It was the usual math: one repeat DUI offender in jail plus one innocent victim.
And the usual result: hundreds of broken hearts.
More than 600 family and friends of Josiah Jenkins, 3, a happy boy beloved by all who knew him said those who spoke, swelled the Refuge Temple Church’s pews Sunday in North Columbia for his funeral.
Josiah died last week at Palmetto Health Richland children’s hospital after suffering severe head trauma when his car was struck by another vehicle. Lonnie Gross III, 44, who has a history of four DUI convictions and was out on bond for another DUI arrest in November, is now in jail. He is being held without bond on felony DUI charges.
“My grandnephew has been taken out by a drunk driver. It’s happening all over the world,” Bishop Theodore Jenkins told the mourners in hushed tones. “This man had six or seven DUIs.”
Two victims’ advocates who attended Sunday’s funeral said afterward Josiah died because South Carolina’s culture places a higher value on letting repeat DUI offenders like Gross get back on the road than on saving children like Josiah.
“This was a totally preventable tragedy — citizens and the General Assembly need to have the will to do something about it,” said Laura Hudson, head of the S.C. Crime Victims’ Council.
David Longstreet, whose 6-year-old daughter, Emma, was killed by a repeat DUI offender two years ago in Lexington while the family was on their way to church, echoed Hudson. Emma’s killer, repeat DUI offender Billy Hutto, is serving a nine-year prison sentence for her death.
“Does it take more lives to be killed before we do something? After Emma was killed, everybody kept telling me, ‘Oh, well, the General Assembly will do something.’ Well, they haven’t,” said Longstreet, who came with Hudson to show support for Josiah’s family.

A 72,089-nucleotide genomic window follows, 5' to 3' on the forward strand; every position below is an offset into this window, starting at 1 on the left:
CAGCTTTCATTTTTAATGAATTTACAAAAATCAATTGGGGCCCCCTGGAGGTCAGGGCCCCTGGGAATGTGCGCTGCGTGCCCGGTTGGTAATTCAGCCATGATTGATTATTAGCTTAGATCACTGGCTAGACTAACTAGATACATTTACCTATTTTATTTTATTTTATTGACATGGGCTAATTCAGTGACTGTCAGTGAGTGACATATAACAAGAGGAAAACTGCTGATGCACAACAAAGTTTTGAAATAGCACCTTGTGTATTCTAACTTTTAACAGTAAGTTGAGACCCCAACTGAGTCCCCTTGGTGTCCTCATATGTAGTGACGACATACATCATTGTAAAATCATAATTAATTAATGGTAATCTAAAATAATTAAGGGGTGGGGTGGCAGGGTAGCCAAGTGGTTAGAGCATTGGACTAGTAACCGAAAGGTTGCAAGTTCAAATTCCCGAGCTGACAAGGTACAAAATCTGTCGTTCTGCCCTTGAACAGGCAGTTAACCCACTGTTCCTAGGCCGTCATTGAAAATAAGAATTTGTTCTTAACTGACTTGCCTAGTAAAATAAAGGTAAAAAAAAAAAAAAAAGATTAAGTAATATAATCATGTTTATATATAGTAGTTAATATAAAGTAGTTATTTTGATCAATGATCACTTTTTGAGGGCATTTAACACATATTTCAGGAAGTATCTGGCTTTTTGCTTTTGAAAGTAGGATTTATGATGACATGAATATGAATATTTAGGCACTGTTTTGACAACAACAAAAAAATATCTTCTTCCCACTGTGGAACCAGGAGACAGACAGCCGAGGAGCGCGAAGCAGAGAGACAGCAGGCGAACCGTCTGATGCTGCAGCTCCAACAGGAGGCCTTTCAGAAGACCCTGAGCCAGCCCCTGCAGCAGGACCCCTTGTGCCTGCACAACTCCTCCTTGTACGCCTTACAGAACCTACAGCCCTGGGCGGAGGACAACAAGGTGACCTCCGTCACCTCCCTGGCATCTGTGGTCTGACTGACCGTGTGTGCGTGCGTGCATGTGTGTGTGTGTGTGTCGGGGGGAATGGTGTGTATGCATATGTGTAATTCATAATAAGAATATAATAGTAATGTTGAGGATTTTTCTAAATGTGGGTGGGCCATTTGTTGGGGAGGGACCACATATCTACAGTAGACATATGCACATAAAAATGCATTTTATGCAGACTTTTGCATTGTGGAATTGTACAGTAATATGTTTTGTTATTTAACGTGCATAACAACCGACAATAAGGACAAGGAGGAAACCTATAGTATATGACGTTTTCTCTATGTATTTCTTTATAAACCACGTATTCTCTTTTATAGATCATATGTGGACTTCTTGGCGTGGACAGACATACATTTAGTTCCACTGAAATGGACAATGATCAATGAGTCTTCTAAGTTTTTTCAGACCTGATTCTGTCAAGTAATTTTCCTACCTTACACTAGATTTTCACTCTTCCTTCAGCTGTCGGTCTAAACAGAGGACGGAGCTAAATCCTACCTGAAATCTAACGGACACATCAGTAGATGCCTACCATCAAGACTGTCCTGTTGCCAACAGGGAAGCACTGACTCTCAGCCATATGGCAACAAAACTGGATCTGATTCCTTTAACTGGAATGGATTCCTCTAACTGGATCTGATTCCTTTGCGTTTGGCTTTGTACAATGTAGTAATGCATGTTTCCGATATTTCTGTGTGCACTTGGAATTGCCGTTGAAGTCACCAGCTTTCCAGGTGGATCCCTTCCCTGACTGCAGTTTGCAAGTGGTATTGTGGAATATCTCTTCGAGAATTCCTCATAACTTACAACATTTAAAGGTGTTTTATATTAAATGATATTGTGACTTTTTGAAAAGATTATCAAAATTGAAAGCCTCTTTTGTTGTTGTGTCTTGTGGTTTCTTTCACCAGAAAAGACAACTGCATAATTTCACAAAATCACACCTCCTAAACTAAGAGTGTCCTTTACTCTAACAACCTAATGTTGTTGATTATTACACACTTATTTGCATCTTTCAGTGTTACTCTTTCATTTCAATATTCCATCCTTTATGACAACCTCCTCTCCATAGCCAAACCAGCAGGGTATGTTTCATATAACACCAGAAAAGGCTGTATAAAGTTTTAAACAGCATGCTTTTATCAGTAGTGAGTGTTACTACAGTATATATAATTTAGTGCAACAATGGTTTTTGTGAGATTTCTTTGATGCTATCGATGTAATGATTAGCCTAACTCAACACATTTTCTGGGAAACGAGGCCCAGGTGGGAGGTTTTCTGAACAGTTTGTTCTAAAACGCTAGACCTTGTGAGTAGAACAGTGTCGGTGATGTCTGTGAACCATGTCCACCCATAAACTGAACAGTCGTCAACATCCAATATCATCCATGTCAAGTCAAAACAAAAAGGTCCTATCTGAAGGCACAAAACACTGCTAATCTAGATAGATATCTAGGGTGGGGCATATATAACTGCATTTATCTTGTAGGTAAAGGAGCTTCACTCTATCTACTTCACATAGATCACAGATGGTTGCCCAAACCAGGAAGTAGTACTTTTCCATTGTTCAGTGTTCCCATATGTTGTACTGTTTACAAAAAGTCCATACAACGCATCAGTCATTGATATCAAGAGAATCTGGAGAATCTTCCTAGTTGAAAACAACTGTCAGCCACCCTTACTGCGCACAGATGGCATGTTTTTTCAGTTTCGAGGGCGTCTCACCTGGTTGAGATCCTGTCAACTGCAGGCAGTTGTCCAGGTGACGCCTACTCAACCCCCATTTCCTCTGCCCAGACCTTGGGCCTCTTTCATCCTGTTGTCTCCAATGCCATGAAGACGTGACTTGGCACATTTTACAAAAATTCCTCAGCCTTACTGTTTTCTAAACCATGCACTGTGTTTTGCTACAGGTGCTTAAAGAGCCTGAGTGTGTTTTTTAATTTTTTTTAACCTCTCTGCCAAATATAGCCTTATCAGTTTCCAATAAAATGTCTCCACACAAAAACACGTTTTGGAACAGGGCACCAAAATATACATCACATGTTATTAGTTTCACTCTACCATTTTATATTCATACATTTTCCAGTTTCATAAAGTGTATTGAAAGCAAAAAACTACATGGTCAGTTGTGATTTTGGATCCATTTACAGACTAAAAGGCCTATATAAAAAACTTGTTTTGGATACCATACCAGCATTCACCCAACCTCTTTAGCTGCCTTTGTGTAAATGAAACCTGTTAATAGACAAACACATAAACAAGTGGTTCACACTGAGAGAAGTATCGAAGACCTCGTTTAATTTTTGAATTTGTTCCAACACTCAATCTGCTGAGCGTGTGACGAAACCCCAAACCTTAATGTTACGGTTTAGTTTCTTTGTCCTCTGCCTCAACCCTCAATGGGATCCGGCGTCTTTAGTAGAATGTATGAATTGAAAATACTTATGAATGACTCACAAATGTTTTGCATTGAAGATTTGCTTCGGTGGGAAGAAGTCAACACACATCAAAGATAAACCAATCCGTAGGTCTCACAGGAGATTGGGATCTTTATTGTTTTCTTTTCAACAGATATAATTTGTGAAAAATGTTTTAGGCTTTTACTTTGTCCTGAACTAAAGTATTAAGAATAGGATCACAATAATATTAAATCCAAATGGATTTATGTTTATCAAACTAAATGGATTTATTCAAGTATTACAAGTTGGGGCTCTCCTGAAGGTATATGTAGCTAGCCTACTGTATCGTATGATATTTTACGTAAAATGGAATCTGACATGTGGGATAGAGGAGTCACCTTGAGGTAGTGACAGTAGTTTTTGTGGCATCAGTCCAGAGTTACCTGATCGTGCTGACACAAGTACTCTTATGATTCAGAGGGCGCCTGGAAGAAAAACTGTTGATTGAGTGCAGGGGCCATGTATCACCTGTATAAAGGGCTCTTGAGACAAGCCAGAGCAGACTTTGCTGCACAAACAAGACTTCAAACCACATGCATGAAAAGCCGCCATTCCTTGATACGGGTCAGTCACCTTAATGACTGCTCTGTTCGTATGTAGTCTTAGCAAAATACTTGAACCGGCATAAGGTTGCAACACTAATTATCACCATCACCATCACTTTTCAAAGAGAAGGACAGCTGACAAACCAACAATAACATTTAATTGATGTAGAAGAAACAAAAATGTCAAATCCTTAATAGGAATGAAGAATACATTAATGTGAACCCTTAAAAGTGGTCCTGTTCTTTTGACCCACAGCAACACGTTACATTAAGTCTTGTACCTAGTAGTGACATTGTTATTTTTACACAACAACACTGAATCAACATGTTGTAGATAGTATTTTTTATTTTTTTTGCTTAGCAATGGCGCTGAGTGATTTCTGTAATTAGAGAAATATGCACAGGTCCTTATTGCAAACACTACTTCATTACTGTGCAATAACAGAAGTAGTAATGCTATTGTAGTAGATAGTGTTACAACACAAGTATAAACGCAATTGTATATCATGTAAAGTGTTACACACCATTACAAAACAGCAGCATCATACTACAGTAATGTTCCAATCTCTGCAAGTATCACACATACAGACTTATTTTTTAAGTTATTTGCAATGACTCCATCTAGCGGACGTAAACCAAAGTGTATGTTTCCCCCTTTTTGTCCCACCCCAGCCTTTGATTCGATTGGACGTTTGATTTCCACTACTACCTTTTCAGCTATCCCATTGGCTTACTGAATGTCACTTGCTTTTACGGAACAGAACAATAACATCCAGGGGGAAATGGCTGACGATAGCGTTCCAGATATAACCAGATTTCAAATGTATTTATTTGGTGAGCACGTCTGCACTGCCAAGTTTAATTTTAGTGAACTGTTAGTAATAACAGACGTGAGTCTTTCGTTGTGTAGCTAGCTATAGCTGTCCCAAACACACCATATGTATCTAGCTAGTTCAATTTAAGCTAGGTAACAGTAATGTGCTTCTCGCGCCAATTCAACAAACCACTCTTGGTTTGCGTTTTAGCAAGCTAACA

A State Senate-passed bill — called Emma’s Law — authored by Sen. Joel Lourie, D-Richland, would implement tougher controls on DUI offenders. But it has been stalled for more than a year in an obscure S.C. House subcommittee. But after a spate of high-profile DUI deaths this year, the bill will get a hearing Thursday. Defense lawyers and others are expected to kill or weaken it, but supporters are rallying.
“We’re hoping to pack the room with concerned citizens,” Hudson said, stressing South Carolina has some of the weakest DUI laws in the nation and some of the highest DUI-related fatality numbers.
Lourie’s bill, which would require all first-time DUI offenders to use a ignition-interlock device that would prevent them from starting the car if they were impaired, has bipartisan support.
At Sunday’s service, the emphasis was on Josiah’s goodness, assurances that he was now in heaven and that God – whatever we may think – is firmly in charge.
Speakers recalled the suffering of Job, who lost his family to the devil, and listened to a minister recited the King James version of the 23rd Psalm, with special emphasis on the line, “Surely goodness and mercy shall follow me all the days of my life.”
Bishop Sylvester Reid quoted the 2,500-year-old lines of Job 1:21, with its ancient mix of helplessness and hope, despair and faith: “The Lord gave, and the Lord hath taken away; blessed be the name of the Lord.”
Rachelle Glover read lines from Josiah’s obituary, which read in part: “Josiah had a ton of energy; he loved to run. . . . He was fascinated with airplanes and jigsaw puzzles.” He loved church, using an iPad and in his preschool class at A.J. Lewis Greenview Elementary School, he was named Star Student for the nine weeks’ grading period. He would have been 4 April 7.
“He was no ordinary child,” said a neighbor, Lucille Dubard, who told the crowd how alert Josiah was to events in his life. “He was a special child. I told his mother that God sent him to us. I don’t think there’ll be another Josiah.”
“I was very thankful I got to share in Josiah’s life,” said his teacher, Marcia Ellison, who said Josiah was quiet but keenly observant to all around him. “Although we only held his hand for a little while at Lewis Greenview, we will hold him in our hearts forever.”
After the service, Longstreet said, “If this bill could have passed last year, we may could have saved poor little Josiah.”